There is a lot of cross-party consensus, although there will obviously be some challenge from Opposition colleagues for the Government to consider. However, the bill includes important provisions to ensure that justice can be pursued even after a police officer retires or resigns. The bill will build on the significant improvement work that has already been delivered by policing partners since Dame Elish Angiolini’s report in November 2020.

There are things that we can do to improve the culture across our institutions. Anas Sarwar and I have often debated the national health service and the actions that the Government is taking to ensure that there are whistleblowing champions, for example. The Government takes seriously the premise that all our public institutions should encourage whistleblowing and the bringing forward of any concerns. The individuals who raise such concerns should not be the ones under scrutiny and pressure, and they should not be subject to any intimidation whatsoever.

On the issue of violence against women and girls, there are always improvements for Police Scotland to make—that almost goes without saying. I have seen comments from organisations that work tirelessly to tackle violence against women and girls that, since the formation of Police Scotland, they have noticed improvements in the investigation of rape and sexual offences. However, there is still room for improvement. There is no doubt about that.

Photo of Anas Sarwar Anas Sarwar Labour

Although any inquiry will look at the failings in this case over the past 19 years, we know that there are issues that persist today. The First Minister has referenced some of them already. In 2020, an independent review of the police complaints and disciplinary system found evidence of misogyny, racism and serious discrimination issues in Police Scotland. Only last year, the outgoing chief constable, Iain Livingstone, clearly stated that

“institutional racism, sexism, misogyny and discrimination exist” in Police Scotland.

I return to the words of Margaret Caldwell:

“Whatever a woman’s job, status, addictions or vulnerabilities, it should never be used as a reason to ignore sexual violence or treat them as a second-class citizen.”

Whether 19 years ago or today, we know that that culture leaves victims unprotected and costs lives. As a previous justice secretary and now as First Minister, how will the First Minister end the culture of prejudice and discrimination that denies so many justice?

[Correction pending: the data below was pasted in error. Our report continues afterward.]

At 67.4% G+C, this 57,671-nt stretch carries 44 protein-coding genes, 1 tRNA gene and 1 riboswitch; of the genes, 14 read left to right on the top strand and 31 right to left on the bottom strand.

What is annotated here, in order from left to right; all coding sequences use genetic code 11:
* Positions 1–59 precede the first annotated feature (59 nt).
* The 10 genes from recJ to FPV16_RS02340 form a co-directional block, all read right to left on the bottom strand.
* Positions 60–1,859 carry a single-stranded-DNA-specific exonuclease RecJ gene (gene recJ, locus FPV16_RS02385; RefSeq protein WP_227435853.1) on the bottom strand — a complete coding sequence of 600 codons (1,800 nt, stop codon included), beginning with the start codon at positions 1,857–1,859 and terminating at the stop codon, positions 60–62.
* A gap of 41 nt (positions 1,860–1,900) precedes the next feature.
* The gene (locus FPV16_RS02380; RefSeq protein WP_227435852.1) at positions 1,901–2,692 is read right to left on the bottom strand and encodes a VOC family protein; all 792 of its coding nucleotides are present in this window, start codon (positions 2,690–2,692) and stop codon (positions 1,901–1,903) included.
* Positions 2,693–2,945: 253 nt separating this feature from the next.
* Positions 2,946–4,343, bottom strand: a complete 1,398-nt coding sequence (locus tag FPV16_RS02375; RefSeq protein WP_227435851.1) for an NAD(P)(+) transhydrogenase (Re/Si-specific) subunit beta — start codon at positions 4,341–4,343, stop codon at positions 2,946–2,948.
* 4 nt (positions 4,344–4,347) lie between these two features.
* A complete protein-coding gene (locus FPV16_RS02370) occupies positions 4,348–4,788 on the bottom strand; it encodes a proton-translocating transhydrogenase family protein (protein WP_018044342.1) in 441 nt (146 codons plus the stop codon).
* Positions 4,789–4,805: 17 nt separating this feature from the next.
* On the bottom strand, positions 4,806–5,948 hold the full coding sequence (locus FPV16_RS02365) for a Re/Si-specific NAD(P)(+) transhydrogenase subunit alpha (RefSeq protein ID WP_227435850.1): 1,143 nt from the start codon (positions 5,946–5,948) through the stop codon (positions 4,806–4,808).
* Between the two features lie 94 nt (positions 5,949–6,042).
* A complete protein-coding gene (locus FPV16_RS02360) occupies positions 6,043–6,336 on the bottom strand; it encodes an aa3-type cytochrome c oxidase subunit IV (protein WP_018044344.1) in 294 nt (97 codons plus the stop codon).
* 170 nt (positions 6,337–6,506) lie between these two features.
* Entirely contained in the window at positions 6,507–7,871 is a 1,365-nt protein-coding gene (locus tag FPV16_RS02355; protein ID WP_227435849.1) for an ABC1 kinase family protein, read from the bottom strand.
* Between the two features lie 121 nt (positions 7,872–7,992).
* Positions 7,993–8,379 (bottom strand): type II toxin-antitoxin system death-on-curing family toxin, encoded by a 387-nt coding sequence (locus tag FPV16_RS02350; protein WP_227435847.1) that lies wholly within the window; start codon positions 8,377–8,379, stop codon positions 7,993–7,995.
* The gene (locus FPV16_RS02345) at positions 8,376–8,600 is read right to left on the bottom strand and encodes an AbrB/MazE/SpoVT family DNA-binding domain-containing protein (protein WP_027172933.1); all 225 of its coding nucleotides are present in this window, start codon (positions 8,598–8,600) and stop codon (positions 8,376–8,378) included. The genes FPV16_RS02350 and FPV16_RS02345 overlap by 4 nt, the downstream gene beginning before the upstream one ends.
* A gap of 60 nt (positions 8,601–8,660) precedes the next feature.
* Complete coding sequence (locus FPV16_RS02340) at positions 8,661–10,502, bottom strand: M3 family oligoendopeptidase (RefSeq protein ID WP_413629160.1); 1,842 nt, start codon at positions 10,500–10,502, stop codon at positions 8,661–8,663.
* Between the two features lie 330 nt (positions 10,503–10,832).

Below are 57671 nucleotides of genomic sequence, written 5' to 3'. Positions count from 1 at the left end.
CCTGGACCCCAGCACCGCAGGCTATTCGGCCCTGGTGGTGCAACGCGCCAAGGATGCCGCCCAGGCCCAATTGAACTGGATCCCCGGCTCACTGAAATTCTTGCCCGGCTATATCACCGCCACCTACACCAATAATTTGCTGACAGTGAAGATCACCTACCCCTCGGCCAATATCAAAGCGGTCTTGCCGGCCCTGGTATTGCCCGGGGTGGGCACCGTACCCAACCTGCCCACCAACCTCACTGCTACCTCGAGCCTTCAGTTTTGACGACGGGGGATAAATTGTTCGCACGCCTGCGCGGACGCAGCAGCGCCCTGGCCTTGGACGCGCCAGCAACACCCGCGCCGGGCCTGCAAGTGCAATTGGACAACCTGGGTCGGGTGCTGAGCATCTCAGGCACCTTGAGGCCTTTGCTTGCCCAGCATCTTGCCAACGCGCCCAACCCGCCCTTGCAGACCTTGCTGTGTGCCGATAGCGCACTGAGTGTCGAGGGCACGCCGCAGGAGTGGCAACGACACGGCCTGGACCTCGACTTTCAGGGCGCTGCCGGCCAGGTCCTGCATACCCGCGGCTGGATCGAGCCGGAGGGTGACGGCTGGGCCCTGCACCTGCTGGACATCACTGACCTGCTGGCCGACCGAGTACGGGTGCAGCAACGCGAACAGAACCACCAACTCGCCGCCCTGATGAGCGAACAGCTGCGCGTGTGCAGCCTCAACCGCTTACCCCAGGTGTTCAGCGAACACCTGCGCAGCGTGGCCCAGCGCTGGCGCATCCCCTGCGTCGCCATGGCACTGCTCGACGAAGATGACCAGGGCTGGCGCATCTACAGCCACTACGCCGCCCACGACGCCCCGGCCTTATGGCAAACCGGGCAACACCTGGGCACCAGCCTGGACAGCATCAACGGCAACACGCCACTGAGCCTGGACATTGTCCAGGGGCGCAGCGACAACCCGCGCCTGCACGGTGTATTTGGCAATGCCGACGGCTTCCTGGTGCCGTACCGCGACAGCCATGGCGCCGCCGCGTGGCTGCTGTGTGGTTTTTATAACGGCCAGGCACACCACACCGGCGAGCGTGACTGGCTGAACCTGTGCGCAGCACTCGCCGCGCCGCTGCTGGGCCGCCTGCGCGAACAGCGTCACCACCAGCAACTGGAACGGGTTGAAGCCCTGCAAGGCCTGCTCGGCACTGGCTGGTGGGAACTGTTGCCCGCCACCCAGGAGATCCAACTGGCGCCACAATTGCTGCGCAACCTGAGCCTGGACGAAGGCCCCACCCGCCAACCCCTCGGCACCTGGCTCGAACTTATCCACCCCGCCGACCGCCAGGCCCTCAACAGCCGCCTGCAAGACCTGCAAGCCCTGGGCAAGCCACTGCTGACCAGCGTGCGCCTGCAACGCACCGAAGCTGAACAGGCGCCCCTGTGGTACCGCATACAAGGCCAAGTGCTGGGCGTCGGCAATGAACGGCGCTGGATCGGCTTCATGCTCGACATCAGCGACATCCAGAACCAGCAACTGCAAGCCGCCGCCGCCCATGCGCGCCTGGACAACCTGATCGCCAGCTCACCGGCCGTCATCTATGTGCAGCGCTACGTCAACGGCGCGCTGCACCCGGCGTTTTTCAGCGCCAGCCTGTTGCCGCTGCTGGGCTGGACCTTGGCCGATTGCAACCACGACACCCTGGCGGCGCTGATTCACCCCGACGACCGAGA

The First Minister:

I thank Anas Sarwar for reading out Margaret Caldwell’s words—they are incredibly powerful. I think that every single one of us will be moved by her words. She is absolutely right.

We are doing a lot of work, particularly through our equally safe strategy but also to challenge men’s demand for sex. I am happy to write to Anas Sarwar with greater detail.

It is important that we all recognise that prostitution is a form of violence against women and girls and is completely unacceptable. Our recently published strategy to challenge men’s demand for prostitution outlines actions to support women who are in prostitution and describes a new pilot programme to improve access to support for those with experience of prostitution. Lessons learned from the pilot will inform any legislative consideration, including whether to criminalise the purchase of sex.

The Government has an important job to do in supporting women, regardless of their background or vulnerabilities. We have taken forward a range of work, a lot of which has cross-party support, to improve victims’ experiences in the criminal justice system. I will write to Anas Sarwar with more detail. Just this week, we have been piloting free court transcripts for victims of rape and sexual offences. A number of campaigners have met members from across the parties on that issue.

The Government will continue to ensure that victims are at the centre of our justice system and are protected, but there are plenty of lessons to learn. I go back to my initial responses to Douglas Ross and Anas Sarwar. I will meet Margaret Caldwell, and due consideration is being given to a judge-led public inquiry.